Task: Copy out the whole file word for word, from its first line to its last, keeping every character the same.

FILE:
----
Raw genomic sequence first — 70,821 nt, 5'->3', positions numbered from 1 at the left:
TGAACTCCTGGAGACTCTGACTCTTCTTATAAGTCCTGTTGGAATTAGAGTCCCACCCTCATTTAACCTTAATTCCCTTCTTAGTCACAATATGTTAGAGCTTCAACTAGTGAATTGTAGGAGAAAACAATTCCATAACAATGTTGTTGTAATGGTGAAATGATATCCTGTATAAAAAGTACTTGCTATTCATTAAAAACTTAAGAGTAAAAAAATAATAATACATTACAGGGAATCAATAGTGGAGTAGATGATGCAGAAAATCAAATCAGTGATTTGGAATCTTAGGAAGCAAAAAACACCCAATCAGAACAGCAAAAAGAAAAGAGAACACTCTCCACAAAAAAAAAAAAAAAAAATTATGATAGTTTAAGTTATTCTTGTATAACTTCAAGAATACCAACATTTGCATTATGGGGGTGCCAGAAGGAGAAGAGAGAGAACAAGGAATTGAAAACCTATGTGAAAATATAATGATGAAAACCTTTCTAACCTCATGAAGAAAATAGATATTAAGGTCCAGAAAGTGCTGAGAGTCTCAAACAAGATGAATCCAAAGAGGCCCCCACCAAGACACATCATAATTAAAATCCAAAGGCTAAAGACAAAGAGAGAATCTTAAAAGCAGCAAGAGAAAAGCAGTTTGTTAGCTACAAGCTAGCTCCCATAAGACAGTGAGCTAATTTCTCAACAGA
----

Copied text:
Raw genomic sequence first — 70,821 nt, 5'->3', positions numbered from 1 at the left:
TGAACTCCTGGAGACTCTGACTCTTCTTATAAGTCCTGTTGGAATTAGAGTCCCACCCTCATTTAACCTTAATTCCCTTCTTAGTCACAATATGTTAGAGCTTCAACTAGTGAATTGTAGGAGAAAACAATTCCATAACAATGTTGTTGTAATGGTGAAATGATATCCTGTATAAAAAGTACTTGCTATTCATTAAAAACTTAAGAGTAAAAAAATAATAATACATTACAGGGAATCAATAGTGGAGTAGATGATGCAGAAAATCAAATCAGTGATTTGGAATCTTAGGAAGCAAAAAACACCCAATCAGAACAGCAAAAAGAAAAGAGAACACTCTCCACAAAAAAAAAAAAAAAAAATTATGATAGTTTAAGTTATTCTTGTATAACTTCAAGAATACCAACATTTGCATTATGGGGGTGCCAGAAGGAGAAGAGAGAGAACAAGGAATTGAAAACCTATGTGAAAATATAATGATGAAAACCTTTCTAACCTCATGAAGAAAATAGATATTAAGGTCCAGAAAGTGCTGAGAGTCTCAAACAAGATGAATCCAAAGAGGCCCCCACCAAGACACATCATAATTAAAATCCAAAGGCTAAAGACAAAGAGAGAATCTTAAAAGCAGCAAGAGAAAAGCAGTTTGTTAGCTACAAGCTAGCTCCCATAAGACAGTGAGCTAATTTCTCAACAGA